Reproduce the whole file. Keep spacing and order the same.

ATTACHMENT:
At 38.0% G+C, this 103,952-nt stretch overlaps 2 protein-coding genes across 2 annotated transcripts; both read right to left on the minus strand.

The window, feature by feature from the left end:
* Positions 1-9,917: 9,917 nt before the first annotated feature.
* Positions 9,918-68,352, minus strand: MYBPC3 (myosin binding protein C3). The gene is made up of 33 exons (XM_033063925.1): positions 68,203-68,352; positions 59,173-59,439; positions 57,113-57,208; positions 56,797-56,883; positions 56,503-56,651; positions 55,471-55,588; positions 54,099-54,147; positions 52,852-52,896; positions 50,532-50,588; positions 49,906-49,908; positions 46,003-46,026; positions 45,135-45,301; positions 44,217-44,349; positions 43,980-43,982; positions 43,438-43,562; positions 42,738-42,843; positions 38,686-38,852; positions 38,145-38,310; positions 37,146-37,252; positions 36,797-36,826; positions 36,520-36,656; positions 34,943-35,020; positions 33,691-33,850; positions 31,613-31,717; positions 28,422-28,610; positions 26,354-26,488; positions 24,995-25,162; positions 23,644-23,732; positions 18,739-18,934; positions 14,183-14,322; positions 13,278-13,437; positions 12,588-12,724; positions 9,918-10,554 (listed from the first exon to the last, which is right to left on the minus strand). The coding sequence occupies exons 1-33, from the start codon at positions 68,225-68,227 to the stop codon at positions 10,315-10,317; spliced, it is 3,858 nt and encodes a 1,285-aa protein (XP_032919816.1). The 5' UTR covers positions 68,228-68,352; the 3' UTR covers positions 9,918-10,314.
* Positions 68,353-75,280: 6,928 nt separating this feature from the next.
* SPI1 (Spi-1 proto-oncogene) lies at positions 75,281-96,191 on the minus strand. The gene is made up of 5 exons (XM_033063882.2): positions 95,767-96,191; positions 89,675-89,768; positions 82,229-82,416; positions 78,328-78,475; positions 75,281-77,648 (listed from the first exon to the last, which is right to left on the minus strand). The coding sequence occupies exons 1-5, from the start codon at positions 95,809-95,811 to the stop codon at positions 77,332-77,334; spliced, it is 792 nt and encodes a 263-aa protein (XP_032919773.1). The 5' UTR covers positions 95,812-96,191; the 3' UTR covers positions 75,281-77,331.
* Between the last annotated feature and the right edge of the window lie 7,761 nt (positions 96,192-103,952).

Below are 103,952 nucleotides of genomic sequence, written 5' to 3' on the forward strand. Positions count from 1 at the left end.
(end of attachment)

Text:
At 38.0% G+C, this 103,952-nt stretch overlaps 2 protein-coding genes across 2 annotated transcripts; both read right to left on the minus strand.

The window, feature by feature from the left end:
* Positions 1-9,917: 9,917 nt before the first annotated feature.
* Positions 9,918-68,352, minus strand: MYBPC3 (myosin binding protein C3). The gene is made up of 33 exons (XM_033063925.1): positions 68,203-68,352; positions 59,173-59,439; positions 57,113-57,208; positions 56,797-56,883; positions 56,503-56,651; positions 55,471-55,588; positions 54,099-54,147; positions 52,852-52,896; positions 50,532-50,588; positions 49,906-49,908; positions 46,003-46,026; positions 45,135-45,301; positions 44,217-44,349; positions 43,980-43,982; positions 43,438-43,562; positions 42,738-42,843; positions 38,686-38,852; positions 38,145-38,310; positions 37,146-37,252; positions 36,797-36,826; positions 36,520-36,656; positions 34,943-35,020; positions 33,691-33,850; positions 31,613-31,717; positions 28,422-28,610; positions 26,354-26,488; positions 24,995-25,162; positions 23,644-23,732; positions 18,739-18,934; positions 14,183-14,322; positions 13,278-13,437; positions 12,588-12,724; positions 9,918-10,554 (listed from the first exon to the last, which is right to left on the minus strand). The coding sequence occupies exons 1-33, from the start codon at positions 68,225-68,227 to the stop codon at positions 10,315-10,317; spliced, it is 3,858 nt and encodes a 1,285-aa protein (XP_032919816.1). The 5' UTR covers positions 68,228-68,352; the 3' UTR covers positions 9,918-10,314.
* Positions 68,353-75,280: 6,928 nt separating this feature from the next.
* SPI1 (Spi-1 proto-oncogene) lies at positions 75,281-96,191 on the minus strand. The gene is made up of 5 exons (XM_033063882.2): positions 95,767-96,191; positions 89,675-89,768; positions 82,229-82,416; positions 78,328-78,475; positions 75,281-77,648 (listed from the first exon to the last, which is right to left on the minus strand). The coding sequence occupies exons 1-5, from the start codon at positions 95,809-95,811 to the stop codon at positions 77,332-77,334; spliced, it is 792 nt and encodes a 263-aa protein (XP_032919773.1). The 5' UTR covers positions 95,812-96,191; the 3' UTR covers positions 75,281-77,331.
* Between the last annotated feature and the right edge of the window lie 7,761 nt (positions 96,192-103,952).

Below are 103,952 nucleotides of genomic sequence, written 5' to 3' on the forward strand. Positions count from 1 at the left end.